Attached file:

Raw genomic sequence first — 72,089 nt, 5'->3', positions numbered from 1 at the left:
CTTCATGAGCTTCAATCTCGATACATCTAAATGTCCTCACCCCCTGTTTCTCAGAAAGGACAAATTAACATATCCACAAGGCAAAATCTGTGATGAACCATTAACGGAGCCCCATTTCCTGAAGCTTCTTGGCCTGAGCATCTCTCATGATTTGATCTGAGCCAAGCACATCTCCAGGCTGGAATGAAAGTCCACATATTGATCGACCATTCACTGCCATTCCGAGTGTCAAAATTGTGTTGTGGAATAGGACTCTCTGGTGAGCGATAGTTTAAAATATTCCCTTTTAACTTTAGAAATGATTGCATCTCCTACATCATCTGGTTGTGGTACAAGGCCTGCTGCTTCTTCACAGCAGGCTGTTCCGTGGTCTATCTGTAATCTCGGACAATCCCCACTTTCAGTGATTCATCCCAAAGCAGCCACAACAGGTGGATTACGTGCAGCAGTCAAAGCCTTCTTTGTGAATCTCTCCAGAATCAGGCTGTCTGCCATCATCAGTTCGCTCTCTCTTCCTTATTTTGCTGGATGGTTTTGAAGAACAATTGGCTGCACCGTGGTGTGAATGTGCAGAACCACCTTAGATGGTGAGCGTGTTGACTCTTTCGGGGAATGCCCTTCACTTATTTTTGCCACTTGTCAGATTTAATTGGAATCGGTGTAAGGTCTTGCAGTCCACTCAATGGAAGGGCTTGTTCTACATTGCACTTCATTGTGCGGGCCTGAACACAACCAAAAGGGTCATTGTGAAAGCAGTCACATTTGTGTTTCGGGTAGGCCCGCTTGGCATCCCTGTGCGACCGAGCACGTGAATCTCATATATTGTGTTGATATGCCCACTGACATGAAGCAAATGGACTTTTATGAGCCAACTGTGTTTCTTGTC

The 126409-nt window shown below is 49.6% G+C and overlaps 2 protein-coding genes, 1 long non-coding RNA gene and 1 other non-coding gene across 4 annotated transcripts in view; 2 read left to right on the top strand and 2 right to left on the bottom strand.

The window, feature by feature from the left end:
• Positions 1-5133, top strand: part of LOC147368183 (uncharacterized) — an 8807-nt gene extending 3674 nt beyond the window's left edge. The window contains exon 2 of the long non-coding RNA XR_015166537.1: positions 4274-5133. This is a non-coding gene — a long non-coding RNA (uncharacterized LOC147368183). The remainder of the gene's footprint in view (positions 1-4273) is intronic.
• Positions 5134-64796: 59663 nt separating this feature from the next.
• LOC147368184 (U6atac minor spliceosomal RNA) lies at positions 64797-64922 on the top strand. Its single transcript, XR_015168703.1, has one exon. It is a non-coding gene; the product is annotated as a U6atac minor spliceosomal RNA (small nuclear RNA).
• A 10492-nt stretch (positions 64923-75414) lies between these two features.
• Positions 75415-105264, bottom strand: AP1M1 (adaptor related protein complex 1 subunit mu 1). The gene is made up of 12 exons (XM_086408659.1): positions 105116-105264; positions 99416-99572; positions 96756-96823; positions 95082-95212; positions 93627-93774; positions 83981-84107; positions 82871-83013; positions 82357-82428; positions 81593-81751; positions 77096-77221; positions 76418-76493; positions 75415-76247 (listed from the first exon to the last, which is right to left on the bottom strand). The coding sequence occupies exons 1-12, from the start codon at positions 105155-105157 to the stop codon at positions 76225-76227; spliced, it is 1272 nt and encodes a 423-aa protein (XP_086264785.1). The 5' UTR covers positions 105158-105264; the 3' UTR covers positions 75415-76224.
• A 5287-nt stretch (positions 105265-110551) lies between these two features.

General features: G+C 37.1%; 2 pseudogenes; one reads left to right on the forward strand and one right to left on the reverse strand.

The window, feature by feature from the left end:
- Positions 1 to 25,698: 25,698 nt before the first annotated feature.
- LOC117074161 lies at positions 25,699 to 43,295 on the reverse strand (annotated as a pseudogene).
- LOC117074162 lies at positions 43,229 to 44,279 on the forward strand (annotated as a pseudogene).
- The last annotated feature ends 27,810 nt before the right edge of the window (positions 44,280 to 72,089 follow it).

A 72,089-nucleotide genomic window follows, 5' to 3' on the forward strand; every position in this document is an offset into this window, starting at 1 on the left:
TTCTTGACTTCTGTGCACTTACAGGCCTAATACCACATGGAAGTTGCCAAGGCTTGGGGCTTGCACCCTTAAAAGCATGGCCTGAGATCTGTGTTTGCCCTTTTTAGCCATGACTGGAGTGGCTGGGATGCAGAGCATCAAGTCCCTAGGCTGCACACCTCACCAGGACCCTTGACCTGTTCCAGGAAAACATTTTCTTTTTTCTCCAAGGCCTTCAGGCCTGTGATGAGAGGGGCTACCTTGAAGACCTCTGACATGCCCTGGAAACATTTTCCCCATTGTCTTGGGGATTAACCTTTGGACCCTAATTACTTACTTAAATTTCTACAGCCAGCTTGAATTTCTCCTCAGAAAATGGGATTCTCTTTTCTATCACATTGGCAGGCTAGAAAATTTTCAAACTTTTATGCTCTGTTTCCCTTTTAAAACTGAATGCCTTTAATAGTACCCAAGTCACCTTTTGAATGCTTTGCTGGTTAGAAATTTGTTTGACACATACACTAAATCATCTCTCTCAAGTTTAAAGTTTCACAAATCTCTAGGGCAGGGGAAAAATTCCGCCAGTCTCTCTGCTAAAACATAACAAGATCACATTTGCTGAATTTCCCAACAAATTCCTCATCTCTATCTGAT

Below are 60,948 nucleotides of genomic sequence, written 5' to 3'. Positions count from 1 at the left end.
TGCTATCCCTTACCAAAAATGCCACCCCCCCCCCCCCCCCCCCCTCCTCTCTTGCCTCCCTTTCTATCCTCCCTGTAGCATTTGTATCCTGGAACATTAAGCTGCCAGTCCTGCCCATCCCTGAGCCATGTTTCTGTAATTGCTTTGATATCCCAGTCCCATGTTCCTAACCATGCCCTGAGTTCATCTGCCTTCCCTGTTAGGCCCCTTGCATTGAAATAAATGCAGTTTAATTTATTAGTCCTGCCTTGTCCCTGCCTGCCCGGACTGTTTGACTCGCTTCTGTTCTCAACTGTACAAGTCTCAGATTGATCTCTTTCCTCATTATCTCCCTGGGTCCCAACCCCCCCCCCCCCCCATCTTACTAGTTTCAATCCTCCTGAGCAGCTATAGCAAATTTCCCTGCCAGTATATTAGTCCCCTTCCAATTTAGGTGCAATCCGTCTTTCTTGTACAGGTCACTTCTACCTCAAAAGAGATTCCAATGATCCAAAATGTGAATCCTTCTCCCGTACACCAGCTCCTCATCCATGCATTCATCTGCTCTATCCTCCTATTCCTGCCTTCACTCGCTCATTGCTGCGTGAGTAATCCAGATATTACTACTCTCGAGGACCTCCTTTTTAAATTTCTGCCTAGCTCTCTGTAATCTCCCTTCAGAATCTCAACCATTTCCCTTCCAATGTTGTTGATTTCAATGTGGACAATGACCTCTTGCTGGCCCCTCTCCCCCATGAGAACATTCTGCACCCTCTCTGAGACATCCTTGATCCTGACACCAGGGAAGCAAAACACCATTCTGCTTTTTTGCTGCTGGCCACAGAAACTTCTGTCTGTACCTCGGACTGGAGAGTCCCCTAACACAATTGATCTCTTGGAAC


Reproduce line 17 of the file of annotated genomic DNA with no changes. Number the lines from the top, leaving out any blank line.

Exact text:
A 72,089-nucleotide genomic window follows, 5' to 3' on the forward strand; every position in this document is an offset into this window, starting at 1 on the left: